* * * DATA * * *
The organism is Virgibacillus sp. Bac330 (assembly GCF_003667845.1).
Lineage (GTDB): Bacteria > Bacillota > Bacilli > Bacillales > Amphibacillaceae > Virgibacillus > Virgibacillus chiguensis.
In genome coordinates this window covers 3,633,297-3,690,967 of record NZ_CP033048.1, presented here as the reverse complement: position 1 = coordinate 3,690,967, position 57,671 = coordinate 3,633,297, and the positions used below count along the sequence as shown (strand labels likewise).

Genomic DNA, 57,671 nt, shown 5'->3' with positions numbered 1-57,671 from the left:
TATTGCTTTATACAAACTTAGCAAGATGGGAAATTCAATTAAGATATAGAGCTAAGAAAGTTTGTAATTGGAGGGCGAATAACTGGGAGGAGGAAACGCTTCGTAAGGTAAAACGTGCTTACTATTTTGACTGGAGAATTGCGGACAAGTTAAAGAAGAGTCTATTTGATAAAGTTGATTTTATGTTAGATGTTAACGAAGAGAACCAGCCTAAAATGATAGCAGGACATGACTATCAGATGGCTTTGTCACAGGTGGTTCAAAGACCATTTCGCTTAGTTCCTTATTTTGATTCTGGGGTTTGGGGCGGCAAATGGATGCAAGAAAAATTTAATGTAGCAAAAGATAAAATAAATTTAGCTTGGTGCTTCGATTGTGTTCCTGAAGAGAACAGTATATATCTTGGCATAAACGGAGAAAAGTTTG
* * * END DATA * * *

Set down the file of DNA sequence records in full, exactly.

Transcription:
The organism is Virgibacillus sp. Bac330 (assembly GCF_003667845.1).
Lineage (GTDB): Bacteria > Bacillota > Bacilli > Bacillales > Amphibacillaceae > Virgibacillus > Virgibacillus chiguensis.
In genome coordinates this window covers 3,633,297-3,690,967 of record NZ_CP033048.1, presented here as the reverse complement: position 1 = coordinate 3,690,967, position 57,671 = coordinate 3,633,297, and the positions used below count along the sequence as shown (strand labels likewise).

Genomic DNA, 57,671 nt, shown 5'->3' with positions numbered 1-57,671 from the left:
TATTGCTTTATACAAACTTAGCAAGATGGGAAATTCAATTAAGATATAGAGCTAAGAAAGTTTGTAATTGGAGGGCGAATAACTGGGAGGAGGAAACGCTTCGTAAGGTAAAACGTGCTTACTATTTTGACTGGAGAATTGCGGACAAGTTAAAGAAGAGTCTATTTGATAAAGTTGATTTTATGTTAGATGTTAACGAAGAGAACCAGCCTAAAATGATAGCAGGACATGACTATCAGATGGCTTTGTCACAGGTGGTTCAAAGACCATTTCGCTTAGTTCCTTATTTTGATTCTGGGGTTTGGGGCGGCAAATGGATGCAAGAAAAATTTAATGTAGCAAAAGATAAAATAAATTTAGCTTGGTGCTTCGATTGTGTTCCTGAAGAGAACAGTATATATCTTGGCATAAACGGAGAAAAGTTTG